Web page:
Trying to Find the Right Words.

Okay, gang. It’s been a minute. Given all that’s happened, it only feels right to attempt some sort of acknowledgment of this moment. Even if the words are hard to find.

So here it goes.

Most of us know that racial injustice is nothing new. Racism itself is a deplorable stain on our nation – riddled throughout our history, clearly enduring even in the present.

The killings that sparked this latest wave of protests are truly horrific. You don’t need to be an expert on race relations in the U.S to feel the pain that is watching someone cry out as they’re being murdered.* That pain is what it is to be human, what it means to have love for others.

To see our justice system once again fail these victims, and their families, broke something in all our humanity. Add to that the stressors that come with quarantine, a global health crisis, mass unemployment and centuries of systemic racism…and something significant seems to be happening.

For the first time in my adult lifetime, it feels as if everyone is talking about race – not just activists and people of color who feel it on a regular basis. The minority have shouted this rallying cry for decades, and the majority have finally shown consistency in how they listen.

So what does it mean that we’re seeing more people, of all races, finally embrace the Black Lives Matter movement? What does it mean that corporations, who were notoriously apolitical about this issue in the past, are now taking a stand? Is 2020 the year where, in the midst of significant pain and chaos, we start to see major movement in the racial justice arena?

And what role can/should I play? These are the questions on my mind these days.

If you’re asking yourself similar questions – I wanted to share a promising message I stumbled on while scouring Twitter, about how we can all find our lane in this movement. Not all of us can afford the risk of going out to protest with the masses. Not all of us are naturally vocal on the internet, which has the potential of being both inspiring and damaging all at once. Not all of us can shell out thousands of dollars to anti-racism charities. (p.s. Small monthly gifts are a more sustainable option for nonprofits anyway, if you can swing it.)

I do believe in one exception – and that’s voting. If your status in this country grants you the ability to put people in power at the local and federal level, then consider that a required lane.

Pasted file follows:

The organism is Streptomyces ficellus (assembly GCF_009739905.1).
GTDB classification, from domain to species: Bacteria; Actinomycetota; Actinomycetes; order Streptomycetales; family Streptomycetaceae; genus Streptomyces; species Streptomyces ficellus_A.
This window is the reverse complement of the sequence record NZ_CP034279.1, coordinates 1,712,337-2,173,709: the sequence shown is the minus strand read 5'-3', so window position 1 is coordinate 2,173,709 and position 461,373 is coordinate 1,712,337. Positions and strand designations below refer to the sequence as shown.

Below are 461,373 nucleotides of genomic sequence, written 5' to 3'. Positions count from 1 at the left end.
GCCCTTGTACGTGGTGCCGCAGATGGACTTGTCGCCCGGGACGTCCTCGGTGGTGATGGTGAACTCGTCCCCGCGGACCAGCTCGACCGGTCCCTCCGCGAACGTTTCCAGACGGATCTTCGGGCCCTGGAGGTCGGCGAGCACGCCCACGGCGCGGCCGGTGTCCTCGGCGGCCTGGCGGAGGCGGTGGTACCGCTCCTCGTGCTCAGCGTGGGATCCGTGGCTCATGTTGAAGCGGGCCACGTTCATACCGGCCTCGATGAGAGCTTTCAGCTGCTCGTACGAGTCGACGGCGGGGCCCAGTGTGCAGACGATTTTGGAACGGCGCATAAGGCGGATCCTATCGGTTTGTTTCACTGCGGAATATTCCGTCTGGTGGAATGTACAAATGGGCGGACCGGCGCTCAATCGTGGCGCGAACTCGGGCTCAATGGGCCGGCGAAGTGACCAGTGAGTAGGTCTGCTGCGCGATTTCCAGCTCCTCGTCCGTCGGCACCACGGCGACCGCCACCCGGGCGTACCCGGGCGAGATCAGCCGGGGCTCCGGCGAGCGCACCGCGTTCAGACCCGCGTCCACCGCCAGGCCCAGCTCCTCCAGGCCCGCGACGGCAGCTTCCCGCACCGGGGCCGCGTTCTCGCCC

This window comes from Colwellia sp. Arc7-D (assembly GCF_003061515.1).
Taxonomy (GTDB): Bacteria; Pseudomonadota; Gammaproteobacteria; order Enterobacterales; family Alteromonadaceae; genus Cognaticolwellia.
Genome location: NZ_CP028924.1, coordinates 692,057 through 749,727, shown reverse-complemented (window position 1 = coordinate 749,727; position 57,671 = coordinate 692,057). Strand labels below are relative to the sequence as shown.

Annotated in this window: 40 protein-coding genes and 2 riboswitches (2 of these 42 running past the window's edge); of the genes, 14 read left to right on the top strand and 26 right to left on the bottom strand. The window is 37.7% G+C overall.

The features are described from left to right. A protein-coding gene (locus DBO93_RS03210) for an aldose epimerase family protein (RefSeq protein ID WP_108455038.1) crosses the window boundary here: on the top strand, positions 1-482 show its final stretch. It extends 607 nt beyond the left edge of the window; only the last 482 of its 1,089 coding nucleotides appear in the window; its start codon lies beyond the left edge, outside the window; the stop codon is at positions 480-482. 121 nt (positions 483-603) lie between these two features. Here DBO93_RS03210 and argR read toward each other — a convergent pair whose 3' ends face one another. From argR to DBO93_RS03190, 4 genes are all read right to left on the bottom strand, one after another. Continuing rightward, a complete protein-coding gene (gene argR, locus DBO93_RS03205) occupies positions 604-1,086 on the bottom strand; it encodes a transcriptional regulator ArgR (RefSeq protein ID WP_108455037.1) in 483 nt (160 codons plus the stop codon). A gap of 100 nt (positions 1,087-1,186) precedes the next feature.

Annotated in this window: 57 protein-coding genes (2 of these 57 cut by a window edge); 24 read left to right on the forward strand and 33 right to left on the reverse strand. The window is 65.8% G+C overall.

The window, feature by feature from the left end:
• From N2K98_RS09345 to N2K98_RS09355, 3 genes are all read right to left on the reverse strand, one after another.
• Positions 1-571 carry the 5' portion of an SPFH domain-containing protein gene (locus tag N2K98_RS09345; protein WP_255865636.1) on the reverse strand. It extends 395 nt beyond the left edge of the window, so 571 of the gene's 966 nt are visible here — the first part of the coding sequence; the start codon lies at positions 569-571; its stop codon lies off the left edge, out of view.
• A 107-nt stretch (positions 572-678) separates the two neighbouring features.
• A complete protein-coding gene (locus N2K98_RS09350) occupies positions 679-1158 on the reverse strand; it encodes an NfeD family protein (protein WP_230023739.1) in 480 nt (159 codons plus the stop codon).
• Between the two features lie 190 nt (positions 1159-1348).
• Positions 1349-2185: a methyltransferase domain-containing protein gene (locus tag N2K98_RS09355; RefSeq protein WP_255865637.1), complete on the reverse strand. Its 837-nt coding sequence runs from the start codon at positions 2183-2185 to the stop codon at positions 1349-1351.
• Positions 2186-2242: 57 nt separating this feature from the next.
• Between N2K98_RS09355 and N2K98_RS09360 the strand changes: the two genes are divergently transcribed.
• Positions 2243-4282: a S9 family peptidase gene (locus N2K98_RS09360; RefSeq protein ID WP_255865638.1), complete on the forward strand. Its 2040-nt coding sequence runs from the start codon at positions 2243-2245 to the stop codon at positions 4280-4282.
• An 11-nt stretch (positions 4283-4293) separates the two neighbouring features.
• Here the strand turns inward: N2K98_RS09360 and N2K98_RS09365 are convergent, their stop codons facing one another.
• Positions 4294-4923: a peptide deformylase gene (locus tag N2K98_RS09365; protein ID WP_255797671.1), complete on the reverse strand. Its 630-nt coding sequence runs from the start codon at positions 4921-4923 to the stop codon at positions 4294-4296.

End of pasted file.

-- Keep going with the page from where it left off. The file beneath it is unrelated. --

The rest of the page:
But overall, I understand the urgency and anxiety of wanting to support this movement and not quite knowing how. As much as this movement needs people to be brave and make a shift, it also needs people to do those things authentically and with compassion – as all movements do. That’s tough when you’re just getting up to speed on racism in this country, spatting with loved ones over political disagreements, feeling overwhelmed & angry, or even feeling conflicted about certain policy proposals as they relate to police reform.

And yes, people of color are also facing these challenges.

If you follow me, then you know I don’t talk much about social justice on this blog. That’s because its topics encapsulate what I see as my ‘lane’: talking systems, process, and how we can leverage those things to be better. I’m not an expert on movements or organizing. I may not even have all the right vocabulary to talk about certain things.

But that doesn’t mean there isn’t more I could be doing – tangible things to help tip the scale towards justice.

I absolutely believe in the fight for a better world. Let’s all make sure this one endures, and get to driving.

*For anyone who noticed that I’m not using names – I acknowledge this post is a personal reflection, on a self-serving blog. That’s why I’ve chosen to omit individual victims’ names – out of respect for their families’ suffering, and to not add any more noise to the internet that might take away from their stories.

Share your thoughts!